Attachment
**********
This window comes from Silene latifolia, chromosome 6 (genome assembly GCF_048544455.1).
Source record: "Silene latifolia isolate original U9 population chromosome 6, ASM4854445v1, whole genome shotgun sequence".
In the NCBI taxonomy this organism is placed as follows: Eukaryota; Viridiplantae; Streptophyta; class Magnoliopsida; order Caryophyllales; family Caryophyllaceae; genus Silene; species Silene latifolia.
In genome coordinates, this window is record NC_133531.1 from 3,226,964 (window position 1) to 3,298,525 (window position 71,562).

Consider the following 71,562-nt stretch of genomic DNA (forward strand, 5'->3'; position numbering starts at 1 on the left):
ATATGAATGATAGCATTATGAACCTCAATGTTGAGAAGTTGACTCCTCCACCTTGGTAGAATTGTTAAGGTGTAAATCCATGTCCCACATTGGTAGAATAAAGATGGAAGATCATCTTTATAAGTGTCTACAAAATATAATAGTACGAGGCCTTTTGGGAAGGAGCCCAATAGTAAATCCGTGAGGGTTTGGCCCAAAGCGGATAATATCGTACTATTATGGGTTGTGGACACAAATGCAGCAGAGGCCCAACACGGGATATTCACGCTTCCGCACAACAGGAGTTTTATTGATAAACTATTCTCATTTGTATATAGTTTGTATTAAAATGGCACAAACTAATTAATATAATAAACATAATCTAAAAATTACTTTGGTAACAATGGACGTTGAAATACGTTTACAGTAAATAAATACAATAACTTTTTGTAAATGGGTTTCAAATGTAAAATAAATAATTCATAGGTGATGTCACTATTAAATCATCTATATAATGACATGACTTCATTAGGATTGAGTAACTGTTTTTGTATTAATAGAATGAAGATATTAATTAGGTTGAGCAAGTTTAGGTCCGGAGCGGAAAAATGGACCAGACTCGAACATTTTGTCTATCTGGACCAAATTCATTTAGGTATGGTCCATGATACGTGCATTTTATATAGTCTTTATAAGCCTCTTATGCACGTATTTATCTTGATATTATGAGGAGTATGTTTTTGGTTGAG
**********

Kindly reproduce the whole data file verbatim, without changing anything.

This window comes from Silene latifolia, chromosome 6 (genome assembly GCF_048544455.1).
Source record: "Silene latifolia isolate original U9 population chromosome 6, ASM4854445v1, whole genome shotgun sequence".
In the NCBI taxonomy this organism is placed as follows: Eukaryota; Viridiplantae; Streptophyta; class Magnoliopsida; order Caryophyllales; family Caryophyllaceae; genus Silene; species Silene latifolia.
In genome coordinates, this window is record NC_133531.1 from 3,226,964 (window position 1) to 3,298,525 (window position 71,562).

Consider the following 71,562-nt stretch of genomic DNA (forward strand, 5'->3'; position numbering starts at 1 on the left):
ATATGAATGATAGCATTATGAACCTCAATGTTGAGAAGTTGACTCCTCCACCTTGGTAGAATTGTTAAGGTGTAAATCCATGTCCCACATTGGTAGAATAAAGATGGAAGATCATCTTTATAAGTGTCTACAAAATATAATAGTACGAGGCCTTTTGGGAAGGAGCCCAATAGTAAATCCGTGAGGGTTTGGCCCAAAGCGGATAATATCGTACTATTATGGGTTGTGGACACAAATGCAGCAGAGGCCCAACACGGGATATTCACGCTTCCGCACAACAGGAGTTTTATTGATAAACTATTCTCATTTGTATATAGTTTGTATTAAAATGGCACAAACTAATTAATATAATAAACATAATCTAAAAATTACTTTGGTAACAATGGACGTTGAAATACGTTTACAGTAAATAAATACAATAACTTTTTGTAAATGGGTTTCAAATGTAAAATAAATAATTCATAGGTGATGTCACTATTAAATCATCTATATAATGACATGACTTCATTAGGATTGAGTAACTGTTTTTGTATTAATAGAATGAAGATATTAATTAGGTTGAGCAAGTTTAGGTCCGGAGCGGAAAAATGGACCAGACTCGAACATTTTGTCTATCTGGACCAAATTCATTTAGGTATGGTCCATGATACGTGCATTTTATATAGTCTTTATAAGCCTCTTATGCACGTATTTATCTTGATATTATGAGGAGTATGTTTTTGGTTGAG